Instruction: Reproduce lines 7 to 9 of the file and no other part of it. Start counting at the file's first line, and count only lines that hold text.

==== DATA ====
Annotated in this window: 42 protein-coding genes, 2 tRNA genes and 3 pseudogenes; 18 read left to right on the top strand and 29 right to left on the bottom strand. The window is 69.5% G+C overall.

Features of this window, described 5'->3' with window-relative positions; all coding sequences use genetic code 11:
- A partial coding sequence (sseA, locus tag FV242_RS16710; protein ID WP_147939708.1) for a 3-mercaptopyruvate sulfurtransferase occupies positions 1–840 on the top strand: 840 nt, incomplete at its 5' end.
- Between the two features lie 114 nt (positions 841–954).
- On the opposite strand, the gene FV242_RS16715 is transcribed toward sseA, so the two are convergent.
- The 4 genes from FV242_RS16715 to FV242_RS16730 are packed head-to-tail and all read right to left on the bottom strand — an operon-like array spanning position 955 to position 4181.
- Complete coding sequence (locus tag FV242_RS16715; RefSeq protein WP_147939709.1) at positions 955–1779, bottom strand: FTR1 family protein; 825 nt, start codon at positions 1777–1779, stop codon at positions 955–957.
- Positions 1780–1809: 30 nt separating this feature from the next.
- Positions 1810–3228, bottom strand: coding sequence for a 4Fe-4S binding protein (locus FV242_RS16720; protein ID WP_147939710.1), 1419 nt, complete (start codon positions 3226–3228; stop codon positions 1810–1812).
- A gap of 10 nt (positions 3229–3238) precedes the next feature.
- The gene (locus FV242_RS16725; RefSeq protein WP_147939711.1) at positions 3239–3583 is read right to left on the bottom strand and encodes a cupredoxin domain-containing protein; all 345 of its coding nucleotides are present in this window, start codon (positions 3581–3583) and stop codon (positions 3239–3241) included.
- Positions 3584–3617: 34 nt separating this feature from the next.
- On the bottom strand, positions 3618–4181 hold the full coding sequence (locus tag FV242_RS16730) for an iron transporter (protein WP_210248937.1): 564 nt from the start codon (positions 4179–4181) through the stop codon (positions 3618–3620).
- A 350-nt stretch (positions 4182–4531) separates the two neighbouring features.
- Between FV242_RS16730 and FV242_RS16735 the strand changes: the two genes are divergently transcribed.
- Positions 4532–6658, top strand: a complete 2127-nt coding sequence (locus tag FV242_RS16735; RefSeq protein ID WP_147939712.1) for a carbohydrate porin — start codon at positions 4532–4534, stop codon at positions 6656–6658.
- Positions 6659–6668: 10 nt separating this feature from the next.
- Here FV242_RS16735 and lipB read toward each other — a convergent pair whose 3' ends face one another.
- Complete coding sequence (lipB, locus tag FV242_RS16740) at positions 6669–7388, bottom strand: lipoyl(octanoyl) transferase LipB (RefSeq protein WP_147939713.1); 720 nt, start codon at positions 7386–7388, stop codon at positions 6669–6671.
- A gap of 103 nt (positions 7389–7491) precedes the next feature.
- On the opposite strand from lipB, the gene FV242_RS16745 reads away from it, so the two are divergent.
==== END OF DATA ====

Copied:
- Complete coding sequence (locus tag FV242_RS16715; RefSeq protein WP_147939709.1) at positions 955–1779, bottom strand: FTR1 family protein; 825 nt, start codon at positions 1777–1779, stop codon at positions 955–957.
- Positions 1780–1809: 30 nt separating this feature from the next.
- Positions 1810–3228, bottom strand: coding sequence for a 4Fe-4S binding protein (locus FV242_RS16720; protein ID WP_147939710.1), 1419 nt, complete (start codon positions 3226–3228; stop codon positions 1810–1812).